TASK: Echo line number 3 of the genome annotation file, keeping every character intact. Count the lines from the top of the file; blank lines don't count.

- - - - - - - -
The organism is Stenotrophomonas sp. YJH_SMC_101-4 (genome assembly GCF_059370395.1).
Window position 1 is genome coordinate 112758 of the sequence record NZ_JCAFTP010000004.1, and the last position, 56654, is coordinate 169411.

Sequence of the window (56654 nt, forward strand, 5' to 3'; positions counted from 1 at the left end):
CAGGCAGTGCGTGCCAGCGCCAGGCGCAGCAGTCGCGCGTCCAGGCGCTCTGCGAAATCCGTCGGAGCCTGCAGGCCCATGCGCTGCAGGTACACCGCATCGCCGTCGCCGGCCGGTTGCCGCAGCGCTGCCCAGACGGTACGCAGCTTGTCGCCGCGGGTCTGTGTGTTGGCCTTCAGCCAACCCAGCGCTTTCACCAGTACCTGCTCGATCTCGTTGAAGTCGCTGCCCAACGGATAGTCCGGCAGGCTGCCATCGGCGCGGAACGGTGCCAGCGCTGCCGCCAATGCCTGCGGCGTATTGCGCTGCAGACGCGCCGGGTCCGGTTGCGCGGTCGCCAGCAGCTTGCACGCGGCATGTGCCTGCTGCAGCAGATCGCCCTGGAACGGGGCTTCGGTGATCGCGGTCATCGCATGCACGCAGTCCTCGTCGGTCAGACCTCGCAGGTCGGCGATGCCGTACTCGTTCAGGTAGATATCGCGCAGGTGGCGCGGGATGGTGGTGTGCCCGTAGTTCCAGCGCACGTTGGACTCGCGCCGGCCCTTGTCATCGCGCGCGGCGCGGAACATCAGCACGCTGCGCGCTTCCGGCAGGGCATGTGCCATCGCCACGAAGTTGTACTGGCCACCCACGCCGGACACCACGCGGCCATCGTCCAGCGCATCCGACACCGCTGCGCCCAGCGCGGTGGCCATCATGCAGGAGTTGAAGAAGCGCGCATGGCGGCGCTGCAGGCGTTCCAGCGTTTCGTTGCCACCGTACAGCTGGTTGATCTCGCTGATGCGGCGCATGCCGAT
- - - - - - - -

Sequence of the window (56654 nt, forward strand, 5' to 3'; positions counted from 1 at the left end):